Zach Stone Is Gonna Be Famous was almost an ideal summer show. The light-hearted MTV sitcom followed Bo Burnham as the titular Zach Stone, a teenager making his own reality show in a bid to become a celebrity by any means necessary. The season began a week after his high school graduation, and the final episode, which was burned off this past Saturday night, saw the summer draw to a close.
If only it were returning to MTV’s schedule next summer so that we could check in Zach’s fame-seeking progress. Alas, the show never found its audience, and MTV announced last week that it won’t be renewing the series. It was a disappointing, though not surprising, move from the network. Zach Stone wasn’t a perfect show, but it had an enormous amount of potential and had laid the groundwork to develop into a strong, inventive series.
At its best, the show managed to mix Zach’s quixotic quests for fame with real life concerns. One of the show’s strongest episodes saw Zach trying to both frighten his too-perfect younger brother and create a scary video that would become a YouTube sensation. Mixing in the sibling rivalry made it easier to root for Zach than in other episodes, where his attention-grabbing dreams were are all that seemed to drive him. As the season went on, the show learned to better mix Zach’s often cartoonish antics with the more sensible world around him.
Despite its network and premise, Zach Stone felt like an old-fashioned sitcom in many ways. Each episode was more or less a reset, with a new, plot-specific opening title sequence (all variations on this incredibly catchy song from the pilot). The main relationships were TV staples: a will-they-or-won’t-they subplot with this best friend Amy, the growing pains of friendship with his other best friend Greg, and household fights with his parents, who didn’t quite understand his ambitions. The physical comedy was I Love Lucy-esque, each episode had a singular plot, and there weren’t too many twists.
That traditionalism could have been a negative; maybe it was for some viewers. But more important than the show’s plot was its nuanced, sometimes heart-breaking look at this delusional 18-year-old desperate for attention. His sweet relationship with Amy was endearing enough to win over his hired camera crew, who stuck around filming them even when they weren’t asked to (or explicitly asked not to). At the show’s finest, it captured Burnham’s natural charisma and hinted at both why the people in Zach’s life begrudgingly supported his wild endeavor, and how he just might manage to pull it off.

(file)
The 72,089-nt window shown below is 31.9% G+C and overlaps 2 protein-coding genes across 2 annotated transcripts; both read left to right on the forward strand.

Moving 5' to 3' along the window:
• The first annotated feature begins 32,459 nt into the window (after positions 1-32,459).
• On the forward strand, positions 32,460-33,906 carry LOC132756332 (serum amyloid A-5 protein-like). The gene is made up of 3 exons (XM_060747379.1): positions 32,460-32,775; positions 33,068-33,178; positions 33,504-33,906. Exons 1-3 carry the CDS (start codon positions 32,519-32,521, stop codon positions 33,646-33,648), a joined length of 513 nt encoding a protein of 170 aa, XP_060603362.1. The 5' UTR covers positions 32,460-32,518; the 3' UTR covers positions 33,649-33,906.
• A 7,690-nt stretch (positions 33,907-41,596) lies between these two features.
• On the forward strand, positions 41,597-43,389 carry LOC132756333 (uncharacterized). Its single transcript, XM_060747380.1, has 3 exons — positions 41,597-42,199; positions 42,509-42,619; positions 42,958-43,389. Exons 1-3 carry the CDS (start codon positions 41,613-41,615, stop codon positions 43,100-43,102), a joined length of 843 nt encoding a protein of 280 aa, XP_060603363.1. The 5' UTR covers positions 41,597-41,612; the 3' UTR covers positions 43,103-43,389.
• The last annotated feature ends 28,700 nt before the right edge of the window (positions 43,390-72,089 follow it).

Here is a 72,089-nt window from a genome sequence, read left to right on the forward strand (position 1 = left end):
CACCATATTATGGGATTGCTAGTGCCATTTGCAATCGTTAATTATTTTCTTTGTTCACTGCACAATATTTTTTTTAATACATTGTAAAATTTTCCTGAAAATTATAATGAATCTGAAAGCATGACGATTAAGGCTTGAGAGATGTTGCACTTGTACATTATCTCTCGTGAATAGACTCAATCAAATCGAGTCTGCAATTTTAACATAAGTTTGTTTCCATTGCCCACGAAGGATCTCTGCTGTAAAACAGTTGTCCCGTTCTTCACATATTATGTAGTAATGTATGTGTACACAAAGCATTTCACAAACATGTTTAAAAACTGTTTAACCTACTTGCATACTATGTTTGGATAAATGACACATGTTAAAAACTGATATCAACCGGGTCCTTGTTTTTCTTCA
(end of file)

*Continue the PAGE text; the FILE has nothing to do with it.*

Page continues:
And even from the beginning, it was more clever than it may have appeared from the outside. “Hors d’oeuvres?” Zach reads from a funeral to-do list in the pilot episode. “Okay, that’s French. I recognize that. But I don’t speak French, so I went with the surefire bet of glitter.” In a later episode, he helpfully packs a friend’s bag – alphabetically: “In this bag, you’ve got your toothbrush, your toilet paper, your towels, your Terminator 2 DVD.”
As I said in my initial review, airing Zach Stone on MTV was always a risk – it seemed aimed at older, more savvy viewers. But in a sweet letter to fans on his Facebook wall, Burnham made it a point to not blame the MTV audience for the show’s ratings. “I don’t think MTV’s audience is dumb,” he wrote. I don’t think young people in general are dumb or stupid or shallow[…]What many older people dismiss as my generation’s short attention spans, I see as young people hunger for density, demanding that every second of material that you give them is worthy of their time. This challenge, though daunting, is a good thing. It pushes art forward.”
What happens next for Zach Stone is uncertain. It could fairly easily find a home on any network that’s dabbled in reality television (basically all of them), and Burnham’s sort-of-a-joke tweet about Netflix suggests that he might serious about keeping the show alive in a non-traditional way. For now, all 12 episodes live on MTV’s website, and an eventual DVD release may broaden the show’s fanbase. Hopefully, Zach Stone is gonna be back.
Elise Czajkowski is a Contributing Editor at Splitsider. She’s really likes Bo Burnham even though he makes her feel old.